Featured Research

from universities, journals, and other organizations

Vitamin E Prevents Early Plaque Formation In Arteries

Date:
November 25, 1998
Source:
University Of Texas Southwestern Medical Center At Dallas
Summary:
In laboratory tests vitamin E prevented the early stages of plaque formation by preventing white blood cells from sticking to cells that line the artery wall # another weapon in the antioxidant’s attack on heart disease, according to research at UT Southwestern Medical Center at Dallas.

DALLAS - November 24, 1998 - In laboratory tests vitamin E prevented the early stages of plaque formation by preventing white blood cells from sticking to cells that line the artery wall -- another weapon in the antioxidant’s attack on heart disease, according to research at UT Southwestern Medical Center at Dallas.

The study, the first to examine how vitamin E-enrichment of these white plaque-producing cells -- called monocytes -- affects adhesion to the cells that line arteries, was published in the November 24 edition of Circulation: Journal of the American Heart Association.

“This beneficial effect of vitamin E further strengthens its role as an adjunctive therapy in the management of atherosclerosis,” said lead author Dr. Ishwarlal Jialal, a professor of pathology and internal medicine at UT Southwestern.

Scientists, including the UT Southwestern researchers, had already established that vitamin E can reduce susceptibility to atherosclerosis, or hardening of the arteries, because it inhibits the oxidation of low-density lipoprotein (LDL), or "bad" cholesterol. Two years ago, work by Jialal and Dr. Sridevi Devaraj, an instructor of pathology at UT Southwestern, showed the first intracellular effect of vitamin E – that it suppressed the function of monocytes.

The monocyte is the critical cell in early plaque development. An early stage of artery- clogging plaque involves the attachment of the monocyte to human endothelial cells – the artery wall. Preventing this step could be another important target in the treatment of atherosclerosis, said Jialal, who is also a senior investigator in the Center for Human Nutrition at UT Southwestern.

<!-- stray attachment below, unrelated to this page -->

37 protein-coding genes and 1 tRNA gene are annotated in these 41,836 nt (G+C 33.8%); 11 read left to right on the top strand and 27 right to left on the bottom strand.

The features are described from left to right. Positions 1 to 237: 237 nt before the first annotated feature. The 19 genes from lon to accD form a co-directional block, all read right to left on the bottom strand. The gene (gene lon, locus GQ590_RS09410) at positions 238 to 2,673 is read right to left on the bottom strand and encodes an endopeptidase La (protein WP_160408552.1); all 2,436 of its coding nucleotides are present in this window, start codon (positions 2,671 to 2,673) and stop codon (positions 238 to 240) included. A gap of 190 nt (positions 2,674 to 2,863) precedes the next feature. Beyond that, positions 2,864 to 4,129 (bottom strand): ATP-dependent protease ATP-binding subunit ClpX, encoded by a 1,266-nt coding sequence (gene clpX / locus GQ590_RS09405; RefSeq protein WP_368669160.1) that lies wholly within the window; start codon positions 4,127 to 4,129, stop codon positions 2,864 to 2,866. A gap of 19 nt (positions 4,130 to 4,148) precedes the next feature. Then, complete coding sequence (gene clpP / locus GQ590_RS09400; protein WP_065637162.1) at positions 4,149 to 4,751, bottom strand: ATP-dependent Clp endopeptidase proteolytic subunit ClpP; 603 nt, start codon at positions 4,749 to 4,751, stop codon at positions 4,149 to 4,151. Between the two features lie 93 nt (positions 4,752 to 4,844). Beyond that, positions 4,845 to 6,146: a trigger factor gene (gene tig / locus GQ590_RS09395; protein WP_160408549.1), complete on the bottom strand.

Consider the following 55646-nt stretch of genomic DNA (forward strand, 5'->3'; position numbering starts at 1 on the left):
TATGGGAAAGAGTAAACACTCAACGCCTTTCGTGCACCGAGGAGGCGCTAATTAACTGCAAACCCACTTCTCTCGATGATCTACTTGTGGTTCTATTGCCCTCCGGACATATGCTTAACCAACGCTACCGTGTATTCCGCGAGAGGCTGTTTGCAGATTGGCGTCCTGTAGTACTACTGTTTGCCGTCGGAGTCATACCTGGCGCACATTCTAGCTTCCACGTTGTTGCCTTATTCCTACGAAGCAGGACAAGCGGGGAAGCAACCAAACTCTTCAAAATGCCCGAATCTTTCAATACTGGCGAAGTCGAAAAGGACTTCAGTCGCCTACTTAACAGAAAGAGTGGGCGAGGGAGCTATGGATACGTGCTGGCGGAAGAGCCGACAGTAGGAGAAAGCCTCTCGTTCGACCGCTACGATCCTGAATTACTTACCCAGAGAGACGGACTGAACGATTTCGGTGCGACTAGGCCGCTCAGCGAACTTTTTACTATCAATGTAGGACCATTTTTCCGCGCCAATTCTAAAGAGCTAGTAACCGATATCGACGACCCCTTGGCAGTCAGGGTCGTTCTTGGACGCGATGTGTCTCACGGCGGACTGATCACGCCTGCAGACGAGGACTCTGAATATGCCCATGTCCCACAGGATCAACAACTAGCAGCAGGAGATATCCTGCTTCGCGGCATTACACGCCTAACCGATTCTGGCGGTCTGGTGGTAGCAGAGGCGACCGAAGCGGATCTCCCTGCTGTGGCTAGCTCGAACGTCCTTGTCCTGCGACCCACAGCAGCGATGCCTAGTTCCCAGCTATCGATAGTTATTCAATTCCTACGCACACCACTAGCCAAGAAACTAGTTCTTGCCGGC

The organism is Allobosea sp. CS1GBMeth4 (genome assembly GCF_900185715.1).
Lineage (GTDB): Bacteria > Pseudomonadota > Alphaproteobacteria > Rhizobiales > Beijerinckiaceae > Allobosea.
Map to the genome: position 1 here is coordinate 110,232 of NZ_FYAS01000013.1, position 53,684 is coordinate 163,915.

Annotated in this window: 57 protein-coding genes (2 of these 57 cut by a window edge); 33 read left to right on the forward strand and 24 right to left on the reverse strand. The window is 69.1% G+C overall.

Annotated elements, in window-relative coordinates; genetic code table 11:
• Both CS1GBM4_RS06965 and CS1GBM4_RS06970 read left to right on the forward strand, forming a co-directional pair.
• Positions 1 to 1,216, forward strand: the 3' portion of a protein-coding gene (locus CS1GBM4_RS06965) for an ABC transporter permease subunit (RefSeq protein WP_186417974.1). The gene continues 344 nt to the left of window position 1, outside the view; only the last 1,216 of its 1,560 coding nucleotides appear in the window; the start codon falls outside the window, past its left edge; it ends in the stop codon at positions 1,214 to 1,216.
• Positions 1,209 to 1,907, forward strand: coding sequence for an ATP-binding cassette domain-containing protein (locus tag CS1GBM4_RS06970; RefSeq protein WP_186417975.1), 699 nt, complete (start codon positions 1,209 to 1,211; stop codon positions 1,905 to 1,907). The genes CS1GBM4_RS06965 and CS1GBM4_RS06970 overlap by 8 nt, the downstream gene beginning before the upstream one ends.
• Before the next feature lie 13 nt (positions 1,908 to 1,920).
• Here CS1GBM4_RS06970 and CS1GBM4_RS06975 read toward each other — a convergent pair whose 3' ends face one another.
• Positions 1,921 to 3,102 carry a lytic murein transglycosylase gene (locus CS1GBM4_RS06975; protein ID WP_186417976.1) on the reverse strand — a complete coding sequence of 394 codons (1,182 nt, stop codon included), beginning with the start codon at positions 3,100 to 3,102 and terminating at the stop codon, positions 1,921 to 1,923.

The laboratory study examined the effect that vitamin E had on the monocyte’s ability to bind itself to endothelial cells.

“These and other studies support the concept that the possible beneficial effects of vitamin E supplementation in reducing coronary-artery disease can be attributed to its combined effects on inhibition of the oxidative modification of lipoproteins and its intracellular effects on cells critical in atherogenesis, such as monocytes,” Jialal said.

While enrichment of monocytes with vitamin E decreased adhesion to endothelium, enrichment of both monocytes and endothelial cells resulted in greater inhibition of adhesion, the work showed.

“This is most likely what is occurring when one ingests vitamin E since it gets in all cell membranes,” Jialal said.

This also represents the first demonstration that vitamin E has effects at the nuclear level on an important transcription factor. It inhibited the transcription factor NF-kappaB that is important for adhesion and inflammation. Jialal said they have elucidated the molecular events that cause vitamin E to decrease clogged arteries: It inhibits this transcription factor and decreases adhesion molecules, resulting in less adhesion of monocytes to the endothelium. These actions reduce plaque formation.